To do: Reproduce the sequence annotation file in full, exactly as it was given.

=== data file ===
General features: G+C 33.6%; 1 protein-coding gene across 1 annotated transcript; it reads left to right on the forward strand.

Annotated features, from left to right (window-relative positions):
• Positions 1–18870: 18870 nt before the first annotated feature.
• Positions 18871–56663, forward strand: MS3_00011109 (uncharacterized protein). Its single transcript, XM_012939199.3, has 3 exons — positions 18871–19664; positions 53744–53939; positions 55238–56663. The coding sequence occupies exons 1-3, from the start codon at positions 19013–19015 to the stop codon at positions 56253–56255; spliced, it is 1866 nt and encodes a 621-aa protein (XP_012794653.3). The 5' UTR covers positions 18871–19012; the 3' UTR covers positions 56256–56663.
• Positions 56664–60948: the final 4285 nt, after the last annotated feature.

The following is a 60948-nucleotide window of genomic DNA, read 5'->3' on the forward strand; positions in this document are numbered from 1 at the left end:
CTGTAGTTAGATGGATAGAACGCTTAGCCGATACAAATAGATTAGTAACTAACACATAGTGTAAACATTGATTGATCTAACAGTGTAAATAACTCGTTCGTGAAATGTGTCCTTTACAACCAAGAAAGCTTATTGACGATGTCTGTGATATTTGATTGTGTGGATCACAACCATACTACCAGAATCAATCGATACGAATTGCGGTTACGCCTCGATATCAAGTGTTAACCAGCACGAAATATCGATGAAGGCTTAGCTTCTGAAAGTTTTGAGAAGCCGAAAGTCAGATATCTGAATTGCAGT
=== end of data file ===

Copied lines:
General features: G+C 33.6%; 1 protein-coding gene across 1 annotated transcript; it reads left to right on the forward strand.

Annotated features, from left to right (window-relative positions):
• Positions 1–18870: 18870 nt before the first annotated feature.
• Positions 18871–56663, forward strand: MS3_00011109 (uncharacterized protein). Its single transcript, XM_012939199.3, has 3 exons — positions 18871–19664; positions 53744–53939; positions 55238–56663. The coding sequence occupies exons 1-3, from the start codon at positions 19013–19015 to the stop codon at positions 56253–56255; spliced, it is 1866 nt and encodes a 621-aa protein (XP_012794653.3). The 5' UTR covers positions 18871–19012; the 3' UTR covers positions 56256–56663.
• Positions 56664–60948: the final 4285 nt, after the last annotated feature.

The following is a 60948-nucleotide window of genomic DNA, read 5'->3' on the forward strand; positions in this document are numbered from 1 at the left end:
CTGTAGTTAGATGGATAGAACGCTTAGCCGATACAAATAGATTAGTAACTAACACATAGTGTAAACATTGATTGATCTAACAGTGTAAATAACTCGTTCGTGAAATGTGTCCTTTACAACCAAGAAAGCTTATTGACGATGTCTGTGATATTTGATTGTGTGGATCACAACCATACTACCAGAATCAATCGATACGAATTGCGGTTACGCCTCGATATCAAGTGTTAACCAGCACGAAATATCGATGAAGGCTTAGCTTCTGAAAGTTTTGAGAAGCCGAAAGTCAGATATCTGAATTGCAGT